Regarding “Orthodoxy’s Unintentional Calvinism” by Craig Truglia, Orthodox Christian Theology: A Response by Scott Robert Harrington.


Before I decided to become an Orthodox catechumen, I was already aware that Orthodox were what we in Reformed circles call “Arminians.” In short, they exalt the existence of “free will” and emphasize that God cannot convert people that do no want to convert, nor make them really do anything directly.

While I have written articles on the topic of trying to reconcile the positions theologically, this is not what I am going to gun for here. Rather, I just wanted to quote a few Orthodox resources that say some really “Calvinist” sounding stuff for the sake of promoting mutual understanding of our positions.

Perhaps, we may realize that we should spend less time calling each other heretics and more time listening to what the other side is trying to communicate in different words. We may find that we share much more common ground than we may think.

Saint Innocent of Alaska’s Quotation of John 6:44

[M]an’s conversion to the path of faith and truth depends entirely upon God. “No one can come to me”, said the Savior, “unless the Father who sent Me draws him to Me” [Jn 6:44]. Therefore if, according to his inscrutable judgments, the Lord does not wish for a given person or nation to be converted to Jesus Christ, even the most capable, most gifted, most zealous of workers will not succeed in his task. (Quote forwarded to me by a dear reader.)

Father Arseny Overrides a Guard’s Free Will in the Gulag

Suddenly a man ran out of the barracks–he was about 25 years of age and tried to find his place in line. He did not have the time to get in place before the supervisors started kicking him with their boots…I was standing with Father Arseny and suddenly saw that he took a step out of the line, made the sign of the cross, blessed the supervisor who was hitting the young man and said in a clear voice, ‘In the Name of the Lord, I am ordering you to stop! Stop this!”–and having blessed everybody with a wide sign of the cross he returned to his place in the line. The supervisor stopped the beating immediately.

Later I asked the man who was next to me in the line, ‘Did you see what Piotr Andreyevich (Father Arseny) did when they beat up the young man?’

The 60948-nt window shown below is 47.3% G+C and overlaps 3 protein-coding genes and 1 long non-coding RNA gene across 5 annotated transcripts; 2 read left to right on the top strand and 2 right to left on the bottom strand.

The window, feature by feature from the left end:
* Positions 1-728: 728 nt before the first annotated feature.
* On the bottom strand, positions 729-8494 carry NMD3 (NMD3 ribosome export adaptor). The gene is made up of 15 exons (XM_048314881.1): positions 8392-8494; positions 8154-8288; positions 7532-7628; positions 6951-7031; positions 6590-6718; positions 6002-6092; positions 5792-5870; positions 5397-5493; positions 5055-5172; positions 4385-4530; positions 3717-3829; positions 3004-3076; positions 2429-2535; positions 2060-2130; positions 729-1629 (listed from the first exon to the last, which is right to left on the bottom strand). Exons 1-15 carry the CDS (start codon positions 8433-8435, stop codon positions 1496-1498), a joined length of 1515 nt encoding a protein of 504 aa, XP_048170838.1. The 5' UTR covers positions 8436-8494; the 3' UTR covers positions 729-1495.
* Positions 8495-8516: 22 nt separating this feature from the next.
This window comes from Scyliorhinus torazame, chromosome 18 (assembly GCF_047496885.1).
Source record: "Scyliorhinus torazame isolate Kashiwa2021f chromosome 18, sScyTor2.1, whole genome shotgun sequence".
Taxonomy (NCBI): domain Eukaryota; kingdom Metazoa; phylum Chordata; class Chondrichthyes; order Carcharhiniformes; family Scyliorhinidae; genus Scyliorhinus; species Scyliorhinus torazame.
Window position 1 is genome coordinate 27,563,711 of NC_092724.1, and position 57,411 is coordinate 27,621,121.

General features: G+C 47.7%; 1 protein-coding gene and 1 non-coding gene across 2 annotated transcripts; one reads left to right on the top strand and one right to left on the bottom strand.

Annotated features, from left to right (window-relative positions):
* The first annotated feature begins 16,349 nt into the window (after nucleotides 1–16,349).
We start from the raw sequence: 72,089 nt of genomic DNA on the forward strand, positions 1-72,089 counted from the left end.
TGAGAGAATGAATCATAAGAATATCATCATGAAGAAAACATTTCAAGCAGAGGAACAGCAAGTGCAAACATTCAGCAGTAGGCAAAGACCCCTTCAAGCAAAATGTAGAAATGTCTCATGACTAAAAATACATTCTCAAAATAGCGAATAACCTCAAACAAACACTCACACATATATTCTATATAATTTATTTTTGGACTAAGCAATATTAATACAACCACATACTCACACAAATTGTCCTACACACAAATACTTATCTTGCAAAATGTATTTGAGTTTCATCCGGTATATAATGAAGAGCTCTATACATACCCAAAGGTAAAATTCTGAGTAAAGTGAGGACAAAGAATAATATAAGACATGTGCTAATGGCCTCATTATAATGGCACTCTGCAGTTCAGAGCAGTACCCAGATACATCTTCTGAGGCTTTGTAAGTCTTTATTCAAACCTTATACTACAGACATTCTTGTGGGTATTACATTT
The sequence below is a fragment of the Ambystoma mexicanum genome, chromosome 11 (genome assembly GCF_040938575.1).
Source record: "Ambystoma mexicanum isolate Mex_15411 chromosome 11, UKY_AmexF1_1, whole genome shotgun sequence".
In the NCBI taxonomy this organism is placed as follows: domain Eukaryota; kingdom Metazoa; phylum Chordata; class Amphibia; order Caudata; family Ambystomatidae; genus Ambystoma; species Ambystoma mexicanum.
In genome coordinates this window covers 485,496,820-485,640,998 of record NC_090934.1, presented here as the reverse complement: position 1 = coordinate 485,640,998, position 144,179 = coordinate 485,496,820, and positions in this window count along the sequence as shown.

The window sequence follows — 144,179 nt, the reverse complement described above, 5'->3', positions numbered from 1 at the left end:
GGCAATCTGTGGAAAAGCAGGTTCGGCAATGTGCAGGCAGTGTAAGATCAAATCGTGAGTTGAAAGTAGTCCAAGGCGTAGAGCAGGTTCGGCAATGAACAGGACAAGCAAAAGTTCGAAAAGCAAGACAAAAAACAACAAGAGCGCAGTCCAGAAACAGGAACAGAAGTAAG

‘Did what? He was standing as still as a statue.’

All this impressed me enormously; I saw the power that God gave this man–Father Arseny. Could it be hypnosis, I thought and the answer came to me: ‘No, of course it could not be hypnosis. Father Arseny does not do all this for himself, but only for the sake of others.’ (Father Arseny 1893-1973: Priest, Prisoner, Spiritual Father, St Vladimir’s Seminary Press, 1994, p. 71)

Prayer of the Optina Elders

Grant unto me, O Lord, that with peace of mind I may face all that this new day is to bring.

Grant unto me to dedicate myself completely to Thy Holy Will.

For every hour of this day, instruct and support me in all things.

Whatsoever tidings I may receive during the day, do Thou teach me to accept tranquilly, in the firm conviction that all eventualities fulfill Thy Holy Will.

Govern Thou my thoughts and feelings in all I do and say.

When things unforeseen occur , let me not forget that all cometh down from Thee.

Teach me to behave sincerely and rationally toward every member of my family, that I may bring confusion and sorrow to none.

Bestow upon me, my Lord, strength to endure the fatigue of the day, and to bear my part in all its passing events.

Guide Thou my will and teach me to pray, to believe, to hope, to suffer, to forgive, and to love.


Saint Paisios Prays For Humility

“One day while walking to church he [Saint Paisios] prayed may humble him and ‘crush’ his heart. Then he stepped inside the sanctuary to assist the priest with the service…when the priest was about to offer him communion, for no reason whatsoever, he unleashed a virulent attack on poor old Paisios. He told him that he was a nuisance and that he was fed up seeing him in the sanctuary Sunday after Sunday. Old Paisios was flabbergasted, not knowing what to make of it. Then he remembered what he prayed for on his way to church. After the liturgy the priest approached him full of apologies and remorse for his outburst…’I just don’t know what came over me,’ he complained.” (Kyriacos C. Markies, The Mountain of Silence: The Search for Orthodox Spirituality. Image, 2001: p. 60).


The preceding is an incomplete list that I plan to update as I come across quotations and prayers in my reading.